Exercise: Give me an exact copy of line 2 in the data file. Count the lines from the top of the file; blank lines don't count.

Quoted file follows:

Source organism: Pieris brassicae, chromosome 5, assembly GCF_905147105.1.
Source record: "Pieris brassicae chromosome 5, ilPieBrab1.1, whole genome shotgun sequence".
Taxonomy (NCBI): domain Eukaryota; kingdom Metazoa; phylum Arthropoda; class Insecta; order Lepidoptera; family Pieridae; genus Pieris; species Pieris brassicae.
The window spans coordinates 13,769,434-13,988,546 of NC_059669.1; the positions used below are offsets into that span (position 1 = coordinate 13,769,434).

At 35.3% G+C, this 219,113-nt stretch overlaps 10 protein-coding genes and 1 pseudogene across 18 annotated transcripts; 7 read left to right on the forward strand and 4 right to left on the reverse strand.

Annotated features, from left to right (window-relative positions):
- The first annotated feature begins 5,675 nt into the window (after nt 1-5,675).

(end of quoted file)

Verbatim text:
Source record: "Pieris brassicae chromosome 5, ilPieBrab1.1, whole genome shotgun sequence".